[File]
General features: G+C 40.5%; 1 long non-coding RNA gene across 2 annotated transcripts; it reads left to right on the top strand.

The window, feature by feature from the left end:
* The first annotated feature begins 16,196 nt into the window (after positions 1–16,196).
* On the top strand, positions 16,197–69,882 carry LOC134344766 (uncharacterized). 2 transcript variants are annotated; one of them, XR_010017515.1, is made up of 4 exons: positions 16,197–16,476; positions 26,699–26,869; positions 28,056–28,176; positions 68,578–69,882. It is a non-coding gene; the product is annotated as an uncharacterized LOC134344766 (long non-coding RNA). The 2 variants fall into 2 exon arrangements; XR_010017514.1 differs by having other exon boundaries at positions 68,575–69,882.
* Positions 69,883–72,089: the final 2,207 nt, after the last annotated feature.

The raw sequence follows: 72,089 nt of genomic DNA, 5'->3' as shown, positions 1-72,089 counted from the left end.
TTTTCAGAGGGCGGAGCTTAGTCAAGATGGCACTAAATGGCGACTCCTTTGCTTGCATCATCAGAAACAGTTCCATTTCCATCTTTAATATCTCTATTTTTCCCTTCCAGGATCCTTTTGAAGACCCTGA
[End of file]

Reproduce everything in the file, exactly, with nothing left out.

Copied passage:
General features: G+C 40.5%; 1 long non-coding RNA gene across 2 annotated transcripts; it reads left to right on the top strand.

The window, feature by feature from the left end:
* The first annotated feature begins 16,196 nt into the window (after positions 1–16,196).
* On the top strand, positions 16,197–69,882 carry LOC134344766 (uncharacterized). 2 transcript variants are annotated; one of them, XR_010017515.1, is made up of 4 exons: positions 16,197–16,476; positions 26,699–26,869; positions 28,056–28,176; positions 68,578–69,882. It is a non-coding gene; the product is annotated as an uncharacterized LOC134344766 (long non-coding RNA). The 2 variants fall into 2 exon arrangements; XR_010017514.1 differs by having other exon boundaries at positions 68,575–69,882.
* Positions 69,883–72,089: the final 2,207 nt, after the last annotated feature.

The raw sequence follows: 72,089 nt of genomic DNA, 5'->3' as shown, positions 1-72,089 counted from the left end.
TTTTCAGAGGGCGGAGCTTAGTCAAGATGGCACTAAATGGCGACTCCTTTGCTTGCATCATCAGAAACAGTTCCATTTCCATCTTTAATATCTCTATTTTTCCCTTCCAGGATCCTTTTGAAGACCCTGA